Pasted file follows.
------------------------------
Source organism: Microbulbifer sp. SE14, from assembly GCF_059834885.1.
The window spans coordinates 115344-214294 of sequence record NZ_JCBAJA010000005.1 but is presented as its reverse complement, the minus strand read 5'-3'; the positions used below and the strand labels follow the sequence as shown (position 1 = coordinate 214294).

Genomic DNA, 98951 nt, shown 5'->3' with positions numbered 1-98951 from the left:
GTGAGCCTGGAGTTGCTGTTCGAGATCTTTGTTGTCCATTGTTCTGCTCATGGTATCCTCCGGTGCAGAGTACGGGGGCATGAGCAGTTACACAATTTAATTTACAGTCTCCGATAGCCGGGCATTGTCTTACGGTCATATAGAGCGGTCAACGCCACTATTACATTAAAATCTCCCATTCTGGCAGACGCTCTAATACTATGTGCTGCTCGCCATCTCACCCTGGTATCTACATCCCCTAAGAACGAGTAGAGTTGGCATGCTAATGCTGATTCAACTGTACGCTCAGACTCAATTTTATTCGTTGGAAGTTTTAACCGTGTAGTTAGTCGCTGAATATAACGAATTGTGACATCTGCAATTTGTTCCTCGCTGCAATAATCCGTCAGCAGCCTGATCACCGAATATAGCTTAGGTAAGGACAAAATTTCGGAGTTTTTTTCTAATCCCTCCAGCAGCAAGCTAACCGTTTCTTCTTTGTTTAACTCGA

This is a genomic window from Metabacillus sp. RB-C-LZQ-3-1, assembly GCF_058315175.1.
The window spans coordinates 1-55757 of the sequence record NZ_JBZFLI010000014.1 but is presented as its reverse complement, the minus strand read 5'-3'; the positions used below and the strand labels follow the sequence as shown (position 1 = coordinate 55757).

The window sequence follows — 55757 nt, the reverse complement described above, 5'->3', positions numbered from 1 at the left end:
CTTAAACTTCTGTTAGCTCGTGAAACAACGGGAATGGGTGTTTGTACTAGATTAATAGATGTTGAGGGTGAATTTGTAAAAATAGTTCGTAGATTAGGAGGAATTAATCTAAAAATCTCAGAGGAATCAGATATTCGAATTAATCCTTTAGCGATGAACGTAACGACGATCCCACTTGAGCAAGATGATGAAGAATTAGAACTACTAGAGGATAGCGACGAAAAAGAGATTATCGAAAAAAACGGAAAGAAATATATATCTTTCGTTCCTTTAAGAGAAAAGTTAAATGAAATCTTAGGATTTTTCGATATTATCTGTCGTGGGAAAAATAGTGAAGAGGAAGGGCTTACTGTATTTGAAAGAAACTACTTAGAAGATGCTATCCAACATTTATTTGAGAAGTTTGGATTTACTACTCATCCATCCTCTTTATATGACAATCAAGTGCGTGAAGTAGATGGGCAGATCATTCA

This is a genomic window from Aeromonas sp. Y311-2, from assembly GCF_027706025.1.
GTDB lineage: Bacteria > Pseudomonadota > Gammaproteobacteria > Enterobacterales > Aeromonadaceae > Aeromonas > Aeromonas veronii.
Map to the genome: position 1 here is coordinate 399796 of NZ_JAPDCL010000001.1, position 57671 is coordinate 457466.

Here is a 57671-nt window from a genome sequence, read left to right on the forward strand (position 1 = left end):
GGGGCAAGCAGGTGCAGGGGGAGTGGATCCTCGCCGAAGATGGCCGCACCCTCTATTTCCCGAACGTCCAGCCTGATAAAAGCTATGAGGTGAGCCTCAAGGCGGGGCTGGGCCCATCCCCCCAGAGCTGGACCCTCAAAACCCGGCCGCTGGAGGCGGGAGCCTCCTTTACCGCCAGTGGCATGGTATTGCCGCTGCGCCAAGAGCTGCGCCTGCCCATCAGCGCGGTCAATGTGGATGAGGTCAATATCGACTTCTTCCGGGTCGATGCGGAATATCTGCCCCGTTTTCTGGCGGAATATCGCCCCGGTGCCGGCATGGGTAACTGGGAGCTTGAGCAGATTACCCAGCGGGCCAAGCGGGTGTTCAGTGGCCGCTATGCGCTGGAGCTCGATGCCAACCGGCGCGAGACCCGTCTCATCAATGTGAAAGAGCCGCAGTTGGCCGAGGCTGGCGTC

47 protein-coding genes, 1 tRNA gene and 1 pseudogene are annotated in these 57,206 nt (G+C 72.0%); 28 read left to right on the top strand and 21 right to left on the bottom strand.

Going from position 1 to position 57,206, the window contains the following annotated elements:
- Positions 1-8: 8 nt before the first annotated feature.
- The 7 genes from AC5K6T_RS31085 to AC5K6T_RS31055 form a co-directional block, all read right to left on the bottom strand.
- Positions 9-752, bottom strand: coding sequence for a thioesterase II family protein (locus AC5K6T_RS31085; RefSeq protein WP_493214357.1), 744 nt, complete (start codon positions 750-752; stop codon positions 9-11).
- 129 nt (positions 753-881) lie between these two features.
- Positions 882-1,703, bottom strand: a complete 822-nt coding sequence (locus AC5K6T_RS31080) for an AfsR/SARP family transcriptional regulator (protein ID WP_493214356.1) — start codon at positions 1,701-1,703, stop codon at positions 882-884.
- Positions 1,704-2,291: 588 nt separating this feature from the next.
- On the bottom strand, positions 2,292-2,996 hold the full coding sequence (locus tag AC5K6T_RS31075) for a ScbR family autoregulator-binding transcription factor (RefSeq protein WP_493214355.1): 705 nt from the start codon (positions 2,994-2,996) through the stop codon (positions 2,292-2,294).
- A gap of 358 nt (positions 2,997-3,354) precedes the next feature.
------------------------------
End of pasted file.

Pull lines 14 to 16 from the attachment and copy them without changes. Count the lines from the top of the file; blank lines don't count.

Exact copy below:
47 protein-coding genes, 1 tRNA gene and 1 pseudogene are annotated in these 57,206 nt (G+C 72.0%); 28 read left to right on the top strand and 21 right to left on the bottom strand.

Going from position 1 to position 57,206, the window contains the following annotated elements:
- Positions 1-8: 8 nt before the first annotated feature.